University of Melbourne staff undertake longest strike in the university’s history
Staff at the University of Melbourne (UoM) have joined the picket line alongside the National Tertiary Education Union (NTEU) in a week-long industrial action strike from August 28 to September 3 to negotiate better working conditions, with the potential to strike longer if demands are not met by university management.
Negotiations for a new Enterprise Agreement between UoM and the NTEU have been stagnant for more than a year, resulting in NTEU members from various faculties including Arts, Law, library services, student services and Fine Arts at the Victorian College of the Arts (VCA) campus initiating the industrial action.
UoM’s NTEU branch president, David Gonzalez, said that issues surrounding secure work, pay increases that kept up with inflation, flexible work options, more manageable workloads, restrictions on restructuring courses, and more generous parental and carers leave were at the forefront of the union’s demands.
“The university hasn’t given a proposal on any of those things except parental leave,” Mr Gonzalez said.
They treat us like any stakeholder and not as the people that care deeply about the students and this institution.
Mr Gonzalez describes university management as “a master of the system” when asked how conversations at the negotiation table had progressed.
“I think they know exactly what they need to do to be considered bargaining in good faith.”
A UoM spokesperson told Inner City News that management had “responded to the union’s claims but have not accepted them all.”
“The UoM has, and will continue, to engage constructively and in good faith with the unions in negotiating the substantive issues raised in bargaining,” the spokesperson said.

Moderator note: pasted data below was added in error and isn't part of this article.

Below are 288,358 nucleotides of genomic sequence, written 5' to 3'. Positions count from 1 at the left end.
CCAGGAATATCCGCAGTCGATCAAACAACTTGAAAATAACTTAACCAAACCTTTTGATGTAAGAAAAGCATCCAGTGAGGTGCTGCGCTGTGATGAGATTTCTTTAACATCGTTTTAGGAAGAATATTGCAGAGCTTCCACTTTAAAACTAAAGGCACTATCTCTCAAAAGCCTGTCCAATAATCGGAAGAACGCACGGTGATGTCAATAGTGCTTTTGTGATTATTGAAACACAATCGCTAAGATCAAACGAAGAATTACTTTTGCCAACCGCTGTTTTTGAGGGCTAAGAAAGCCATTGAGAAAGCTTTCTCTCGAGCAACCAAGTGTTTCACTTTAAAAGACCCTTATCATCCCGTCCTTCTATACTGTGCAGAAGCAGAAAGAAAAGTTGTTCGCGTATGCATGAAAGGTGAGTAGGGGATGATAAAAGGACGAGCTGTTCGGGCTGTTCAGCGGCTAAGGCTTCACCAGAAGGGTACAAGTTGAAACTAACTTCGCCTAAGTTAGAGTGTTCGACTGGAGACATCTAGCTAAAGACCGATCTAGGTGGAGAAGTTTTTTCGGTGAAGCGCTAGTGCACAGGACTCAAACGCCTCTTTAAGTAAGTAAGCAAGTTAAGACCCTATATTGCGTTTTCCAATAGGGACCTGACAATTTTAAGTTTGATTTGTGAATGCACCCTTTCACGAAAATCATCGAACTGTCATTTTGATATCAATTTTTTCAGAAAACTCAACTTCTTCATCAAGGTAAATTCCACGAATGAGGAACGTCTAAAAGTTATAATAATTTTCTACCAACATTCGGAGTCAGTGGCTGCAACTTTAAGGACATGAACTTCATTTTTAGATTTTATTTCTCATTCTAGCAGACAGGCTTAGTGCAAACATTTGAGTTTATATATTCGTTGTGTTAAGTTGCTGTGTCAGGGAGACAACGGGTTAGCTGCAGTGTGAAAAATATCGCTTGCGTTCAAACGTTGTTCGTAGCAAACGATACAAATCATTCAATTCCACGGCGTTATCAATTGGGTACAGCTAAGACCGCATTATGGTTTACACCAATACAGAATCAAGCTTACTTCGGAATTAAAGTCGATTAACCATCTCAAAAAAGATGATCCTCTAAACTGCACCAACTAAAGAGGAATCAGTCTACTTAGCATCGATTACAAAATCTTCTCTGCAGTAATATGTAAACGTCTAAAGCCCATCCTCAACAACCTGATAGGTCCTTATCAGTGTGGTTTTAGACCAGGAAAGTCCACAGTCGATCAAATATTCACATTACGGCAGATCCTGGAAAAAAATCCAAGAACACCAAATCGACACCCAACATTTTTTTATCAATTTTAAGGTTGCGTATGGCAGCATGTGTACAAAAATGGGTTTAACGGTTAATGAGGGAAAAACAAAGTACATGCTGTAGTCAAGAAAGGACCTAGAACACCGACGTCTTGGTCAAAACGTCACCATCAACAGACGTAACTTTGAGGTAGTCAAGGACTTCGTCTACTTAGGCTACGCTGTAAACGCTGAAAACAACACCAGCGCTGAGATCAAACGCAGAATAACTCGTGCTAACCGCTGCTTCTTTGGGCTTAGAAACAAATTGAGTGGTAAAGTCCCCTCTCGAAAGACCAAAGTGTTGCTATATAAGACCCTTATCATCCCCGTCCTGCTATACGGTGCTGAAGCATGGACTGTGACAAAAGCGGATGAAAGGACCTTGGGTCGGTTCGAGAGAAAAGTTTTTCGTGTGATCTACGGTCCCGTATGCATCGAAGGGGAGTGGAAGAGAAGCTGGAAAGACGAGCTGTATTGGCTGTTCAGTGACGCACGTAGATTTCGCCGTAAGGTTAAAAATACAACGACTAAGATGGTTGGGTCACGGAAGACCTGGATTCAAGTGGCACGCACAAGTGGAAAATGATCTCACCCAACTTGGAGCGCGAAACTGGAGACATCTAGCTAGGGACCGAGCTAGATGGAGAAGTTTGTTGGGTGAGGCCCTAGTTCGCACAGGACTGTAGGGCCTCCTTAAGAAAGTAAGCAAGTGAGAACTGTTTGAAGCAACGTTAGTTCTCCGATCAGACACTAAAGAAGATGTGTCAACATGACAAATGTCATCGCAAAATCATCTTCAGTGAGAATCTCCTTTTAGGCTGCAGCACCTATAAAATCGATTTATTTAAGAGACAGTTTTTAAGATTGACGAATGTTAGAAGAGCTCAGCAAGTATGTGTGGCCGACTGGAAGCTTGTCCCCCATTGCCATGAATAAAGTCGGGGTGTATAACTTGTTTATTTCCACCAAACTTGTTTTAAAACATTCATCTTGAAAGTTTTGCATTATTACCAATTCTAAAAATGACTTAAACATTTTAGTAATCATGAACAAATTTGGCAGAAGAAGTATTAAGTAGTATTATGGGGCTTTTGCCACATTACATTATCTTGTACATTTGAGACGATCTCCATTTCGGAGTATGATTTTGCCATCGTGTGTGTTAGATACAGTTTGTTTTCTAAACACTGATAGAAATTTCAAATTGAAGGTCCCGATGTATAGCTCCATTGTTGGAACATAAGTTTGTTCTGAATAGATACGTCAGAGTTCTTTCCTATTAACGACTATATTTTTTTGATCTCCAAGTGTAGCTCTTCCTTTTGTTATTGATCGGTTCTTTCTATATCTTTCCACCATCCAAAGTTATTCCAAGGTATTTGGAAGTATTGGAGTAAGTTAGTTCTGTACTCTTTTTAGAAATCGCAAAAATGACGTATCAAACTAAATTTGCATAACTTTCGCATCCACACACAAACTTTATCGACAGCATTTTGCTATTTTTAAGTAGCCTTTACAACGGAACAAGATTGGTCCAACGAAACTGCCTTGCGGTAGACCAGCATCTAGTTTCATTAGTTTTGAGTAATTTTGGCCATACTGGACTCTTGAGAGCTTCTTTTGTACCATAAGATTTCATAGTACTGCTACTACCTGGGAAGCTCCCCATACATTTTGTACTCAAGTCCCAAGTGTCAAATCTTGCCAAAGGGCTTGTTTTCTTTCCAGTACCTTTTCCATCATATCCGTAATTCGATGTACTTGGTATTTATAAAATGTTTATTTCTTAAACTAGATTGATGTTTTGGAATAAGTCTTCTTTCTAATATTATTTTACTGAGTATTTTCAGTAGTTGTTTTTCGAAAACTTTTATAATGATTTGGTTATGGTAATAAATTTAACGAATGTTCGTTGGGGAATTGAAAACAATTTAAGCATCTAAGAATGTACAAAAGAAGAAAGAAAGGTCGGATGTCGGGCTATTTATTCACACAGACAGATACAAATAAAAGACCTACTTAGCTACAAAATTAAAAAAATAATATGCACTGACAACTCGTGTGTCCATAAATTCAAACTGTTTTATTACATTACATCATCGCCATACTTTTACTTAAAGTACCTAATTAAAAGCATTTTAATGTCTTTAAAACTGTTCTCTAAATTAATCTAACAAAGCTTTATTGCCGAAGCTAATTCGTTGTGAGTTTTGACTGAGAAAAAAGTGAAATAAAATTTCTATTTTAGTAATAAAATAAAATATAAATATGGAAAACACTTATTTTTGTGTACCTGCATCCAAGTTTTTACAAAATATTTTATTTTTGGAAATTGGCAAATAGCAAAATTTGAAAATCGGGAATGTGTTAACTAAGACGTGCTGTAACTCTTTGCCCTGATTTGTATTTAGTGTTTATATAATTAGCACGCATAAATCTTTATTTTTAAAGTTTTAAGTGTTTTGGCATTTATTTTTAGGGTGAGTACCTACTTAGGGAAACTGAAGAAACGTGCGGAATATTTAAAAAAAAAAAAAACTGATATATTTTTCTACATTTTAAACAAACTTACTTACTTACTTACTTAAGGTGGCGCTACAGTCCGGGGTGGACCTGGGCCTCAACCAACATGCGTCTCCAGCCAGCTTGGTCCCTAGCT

One of the NTEU’s biggest concerns is insecure work at UoM, where some staff have been kept on casual contracts for up to 10 years, not knowing if they’ll be rehired the next year.
James Murphy is a lecturer and tutor in political science at the university and a key driver of the strike. While he has been in a dedicated teaching role for the past five years, he said that management had refused him an ongoing job.
“In terms of my own sense of worth, it’s like acid on your personal worth,” Mr Murphy told Inner City News.
They don’t seem to value the work that I do, they don’t think that I’m worth guaranteeing a future for.
The NTEU has proposed an 80 per cent target for decasualisation as part of the agreement, which Mr Murphy claimed the university had “refused systematically to engage with”.
“I don’t have a secure job, I am constantly applying for secure work at UoM and elsewhere and doing research in my free time to be competitive for those jobs – to do all of that and teach three big subjects in the under grad, how can I possibly give students the proper focus and attention?”
As well as negotiating with the union, the university is also facing legal battles surrounding wage theft.
Among the $80 million of wage theft in the university sector across Australia, UoM alone has allegedly underpaid staff more than $45 million.
“It’s just an injustice to have this crazy, wealthy institution stealing money from its most vulnerable workers and then not taking seriously the need to give people ongoing work,” Mr Gonzalez said.
The week-long strike will be one of the longest Australian university strikes since the 1850s, with Mr Murphy describing the current working conditions at UoM as a “crisis”.
“We don’t want to strike, I would much rather be in the classroom and so many people doing this have said that,” Mr Murphy said.
“I was really scared about how students would take our action, but it’s gone so much better than I could’ve imagined - our working conditions are their learning conditions.”
Various events will be held throughout the week for students and the community to join in solidarity of UoM staff, including picket rallies and teach-in lessons.
Donations can also be made to the NTEU Defence Fund to help support staff that will be striking without pay. •
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